I have bitcoinQT with some coins on it. I want to use the internet on a regular basis from this computer. I do not trust the authors of internet applications and commercial operating systems. I especially do not trust the manufacturers of printers. I also do not trust that there will never come a day when burglars (or polite young men with a writ, same thing) with guns break into my home and take away all computing devices and storage media they can find.

It is my intent to use a pen and paper to write down public key and address, and destroy all trace of bitcoin addresses currently holding value from all electronic media. That which is not stored electronically - at all - is secure from all possible electronic snoops and all possible thieves of equipment, as well as from equipment malfunction. That which does not exist, even in encrypted form on storage media, cannot even be shown to have ever existed.

But having done so -- what exactly do I need to type, at keyboard, into a text file, to create something that bitcoinQT, when started with no known wallet on the machine (as though for the first time) knows how to import? What exact format? And how exactly do I tell bitcoinQT to import it?


4 Answers 4


The Satoshi bitcoin client has a dumpprivkey command available in the console, which outputs an encoded string of about 50-60 alphanumeric characters. That should be pretty easy to write down, and it can be reimported with the importprivkey command.

But if you're really paranoid, why ever have your private key on a computer at all? Flip a coin a bunch of times to generate some random bits, and then run the ECDSA keypair generation routine with a paper and pencil! Hash the public key (you can use a computer for that part) to get your address, and transfer all your bitcoins to that address. If you want to spend them someday, run ECDSA's signing algorithm by hand to make a raw transaction, key it in, and put it on the network.

Of course, stealing the piece of paper where you wrote down the key is probably a lot easier than decrypting an electronic copy. It seems to me your trust is a little misplaced.

  • 1
    Pens and paper are very simple devices. They can be trusted to do absolutely nothing that you don't want them to do. Computers, not so much. Millions of lines of code invisibly run when you're doing something you think is simple. You can't even tell where all of it comes from. Paper does not generally fail for centuries in the absence of fire or water, and the same cannot be said for disk drives or CD's. Finally, I am far more worried about malware, hacks, hardware & media failures, and software security failures than about any kind of physical theft.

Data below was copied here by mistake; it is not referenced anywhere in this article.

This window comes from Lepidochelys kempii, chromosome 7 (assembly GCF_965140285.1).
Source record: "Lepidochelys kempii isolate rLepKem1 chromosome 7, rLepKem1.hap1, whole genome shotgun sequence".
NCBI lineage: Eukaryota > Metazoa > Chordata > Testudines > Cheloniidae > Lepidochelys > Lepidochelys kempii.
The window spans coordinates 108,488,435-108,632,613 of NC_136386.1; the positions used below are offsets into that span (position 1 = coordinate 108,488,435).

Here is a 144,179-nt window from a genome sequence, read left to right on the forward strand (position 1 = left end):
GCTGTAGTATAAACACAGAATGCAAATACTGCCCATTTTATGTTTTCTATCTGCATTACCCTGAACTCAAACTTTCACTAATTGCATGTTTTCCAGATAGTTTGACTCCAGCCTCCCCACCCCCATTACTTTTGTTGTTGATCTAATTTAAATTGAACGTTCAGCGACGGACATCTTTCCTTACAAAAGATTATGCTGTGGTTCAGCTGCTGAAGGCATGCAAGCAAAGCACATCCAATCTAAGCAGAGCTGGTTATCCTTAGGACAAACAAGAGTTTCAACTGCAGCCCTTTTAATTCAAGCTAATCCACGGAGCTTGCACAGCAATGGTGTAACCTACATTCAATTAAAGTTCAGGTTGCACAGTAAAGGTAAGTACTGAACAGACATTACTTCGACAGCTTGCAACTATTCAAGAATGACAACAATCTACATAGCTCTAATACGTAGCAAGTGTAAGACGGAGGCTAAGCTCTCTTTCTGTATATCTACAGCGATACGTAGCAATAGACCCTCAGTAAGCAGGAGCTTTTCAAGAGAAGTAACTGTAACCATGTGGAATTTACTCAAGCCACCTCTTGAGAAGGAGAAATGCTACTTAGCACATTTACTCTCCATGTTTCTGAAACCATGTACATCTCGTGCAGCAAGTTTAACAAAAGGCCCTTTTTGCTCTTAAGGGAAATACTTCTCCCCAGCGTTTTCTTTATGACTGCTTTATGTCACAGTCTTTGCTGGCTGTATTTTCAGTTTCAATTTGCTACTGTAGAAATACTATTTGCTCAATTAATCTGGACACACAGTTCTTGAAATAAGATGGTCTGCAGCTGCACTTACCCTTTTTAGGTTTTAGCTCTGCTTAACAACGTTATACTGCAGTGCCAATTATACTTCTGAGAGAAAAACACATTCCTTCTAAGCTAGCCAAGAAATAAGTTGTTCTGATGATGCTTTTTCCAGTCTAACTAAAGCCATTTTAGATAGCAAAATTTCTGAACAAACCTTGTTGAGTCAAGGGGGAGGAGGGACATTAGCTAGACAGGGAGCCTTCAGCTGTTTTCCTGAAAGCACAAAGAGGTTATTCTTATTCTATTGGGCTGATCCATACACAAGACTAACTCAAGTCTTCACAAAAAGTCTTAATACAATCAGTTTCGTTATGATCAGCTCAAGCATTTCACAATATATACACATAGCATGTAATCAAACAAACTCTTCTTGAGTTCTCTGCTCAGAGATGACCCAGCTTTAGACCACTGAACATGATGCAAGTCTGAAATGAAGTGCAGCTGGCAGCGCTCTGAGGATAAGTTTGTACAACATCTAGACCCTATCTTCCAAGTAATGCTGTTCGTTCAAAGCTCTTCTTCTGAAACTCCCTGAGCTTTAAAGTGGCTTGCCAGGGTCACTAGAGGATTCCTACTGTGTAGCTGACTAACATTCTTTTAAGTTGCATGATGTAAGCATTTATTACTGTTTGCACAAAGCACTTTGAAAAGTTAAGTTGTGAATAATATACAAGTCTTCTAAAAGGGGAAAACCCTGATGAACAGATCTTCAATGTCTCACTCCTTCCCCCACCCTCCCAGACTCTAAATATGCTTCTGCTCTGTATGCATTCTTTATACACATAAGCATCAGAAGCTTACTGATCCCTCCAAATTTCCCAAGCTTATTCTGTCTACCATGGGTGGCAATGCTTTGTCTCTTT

– Edward.
    Aug 21, 2013 at 15:10
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    Fair enough. Then I guess you're going to want to get yourself a big stack of paper, a book on abstract algebra, and some good music to listen to as you multiply points on an elliptic curve by hand. Aug 21, 2013 at 15:57
  • Doing complicated Math not necessary for just save and restore key, I hope.
    – Edward.
    Aug 21, 2013 at 16:22
  • @Edward.: No, certainly not. But if you generated your key on a computer, and you mistrust all computers, how do you know it hasn't already been stolen? Aug 21, 2013 at 16:50
  • It's risk per time. Generating, storing, had some risk, once. Keeping stored in software form has much smaller risk, but risks every day. Over many days. Not need most of this bitcoin, in next at least five years. Plenty to spend 'til then. Hard drives, USB keys, etc. fail often over such periods. And not so arrogant I am to think I can keep computer secure every day so long.